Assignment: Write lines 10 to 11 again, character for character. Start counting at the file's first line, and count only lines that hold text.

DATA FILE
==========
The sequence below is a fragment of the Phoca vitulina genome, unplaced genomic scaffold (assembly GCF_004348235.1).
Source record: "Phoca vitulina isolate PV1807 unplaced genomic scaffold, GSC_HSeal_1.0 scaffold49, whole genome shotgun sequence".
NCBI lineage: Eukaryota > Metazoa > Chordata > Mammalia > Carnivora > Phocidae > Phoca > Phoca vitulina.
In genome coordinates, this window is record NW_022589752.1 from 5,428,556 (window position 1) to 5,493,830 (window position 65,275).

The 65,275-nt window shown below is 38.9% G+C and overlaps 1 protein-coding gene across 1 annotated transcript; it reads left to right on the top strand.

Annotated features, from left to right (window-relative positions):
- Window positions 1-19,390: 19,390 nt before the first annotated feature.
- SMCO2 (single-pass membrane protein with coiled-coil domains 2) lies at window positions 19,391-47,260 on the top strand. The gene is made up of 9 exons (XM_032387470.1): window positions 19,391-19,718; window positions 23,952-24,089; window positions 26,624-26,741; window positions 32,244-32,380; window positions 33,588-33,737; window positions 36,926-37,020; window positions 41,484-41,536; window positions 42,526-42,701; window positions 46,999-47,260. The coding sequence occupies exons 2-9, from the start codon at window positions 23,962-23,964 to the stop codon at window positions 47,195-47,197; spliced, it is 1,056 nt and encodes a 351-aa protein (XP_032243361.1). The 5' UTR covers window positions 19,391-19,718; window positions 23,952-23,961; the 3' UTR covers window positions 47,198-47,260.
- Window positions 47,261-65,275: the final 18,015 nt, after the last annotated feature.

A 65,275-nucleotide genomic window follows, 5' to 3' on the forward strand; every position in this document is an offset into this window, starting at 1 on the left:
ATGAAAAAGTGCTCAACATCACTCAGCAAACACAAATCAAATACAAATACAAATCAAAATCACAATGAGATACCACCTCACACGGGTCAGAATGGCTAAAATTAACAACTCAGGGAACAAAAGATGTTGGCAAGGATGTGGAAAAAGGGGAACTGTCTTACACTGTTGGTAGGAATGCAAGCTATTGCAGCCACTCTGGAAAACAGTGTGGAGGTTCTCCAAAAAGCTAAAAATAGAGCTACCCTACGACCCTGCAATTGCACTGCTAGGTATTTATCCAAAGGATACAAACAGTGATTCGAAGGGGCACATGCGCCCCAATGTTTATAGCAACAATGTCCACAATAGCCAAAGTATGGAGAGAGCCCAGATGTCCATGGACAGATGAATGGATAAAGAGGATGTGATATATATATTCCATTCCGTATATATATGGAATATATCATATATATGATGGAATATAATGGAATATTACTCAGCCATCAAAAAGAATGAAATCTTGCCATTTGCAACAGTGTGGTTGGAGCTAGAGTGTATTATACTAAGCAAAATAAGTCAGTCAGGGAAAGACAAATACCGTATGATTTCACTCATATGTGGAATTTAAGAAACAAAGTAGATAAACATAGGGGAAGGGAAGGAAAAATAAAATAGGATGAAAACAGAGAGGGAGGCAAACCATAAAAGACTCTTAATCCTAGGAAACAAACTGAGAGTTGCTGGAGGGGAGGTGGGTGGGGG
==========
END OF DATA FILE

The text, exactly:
A 65,275-nucleotide genomic window follows, 5' to 3' on the forward strand; every position in this document is an offset into this window, starting at 1 on the left:
ATGAAAAAGTGCTCAACATCACTCAGCAAACACAAATCAAATACAAATACAAATCAAAATCACAATGAGATACCACCTCACACGGGTCAGAATGGCTAAAATTAACAACTCAGGGAACAAAAGATGTTGGCAAGGATGTGGAAAAAGGGGAACTGTCTTACACTGTTGGTAGGAATGCAAGCTATTGCAGCCACTCTGGAAAACAGTGTGGAGGTTCTCCAAAAAGCTAAAAATAGAGCTACCCTACGACCCTGCAATTGCACTGCTAGGTATTTATCCAAAGGATACAAACAGTGATTCGAAGGGGCACATGCGCCCCAATGTTTATAGCAACAATGTCCACAATAGCCAAAGTATGGAGAGAGCCCAGATGTCCATGGACAGATGAATGGATAAAGAGGATGTGATATATATATTCCATTCCGTATATATATGGAATATATCATATATATGATGGAATATAATGGAATATTACTCAGCCATCAAAAAGAATGAAATCTTGCCATTTGCAACAGTGTGGTTGGAGCTAGAGTGTATTATACTAAGCAAAATAAGTCAGTCAGGGAAAGACAAATACCGTATGATTTCACTCATATGTGGAATTTAAGAAACAAAGTAGATAAACATAGGGGAAGGGAAGGAAAAATAAAATAGGATGAAAACAGAGAGGGAGGCAAACCATAAAAGACTCTTAATCCTAGGAAACAAACTGAGAGTTGCTGGAGGGGAGGTGGGTGGGGG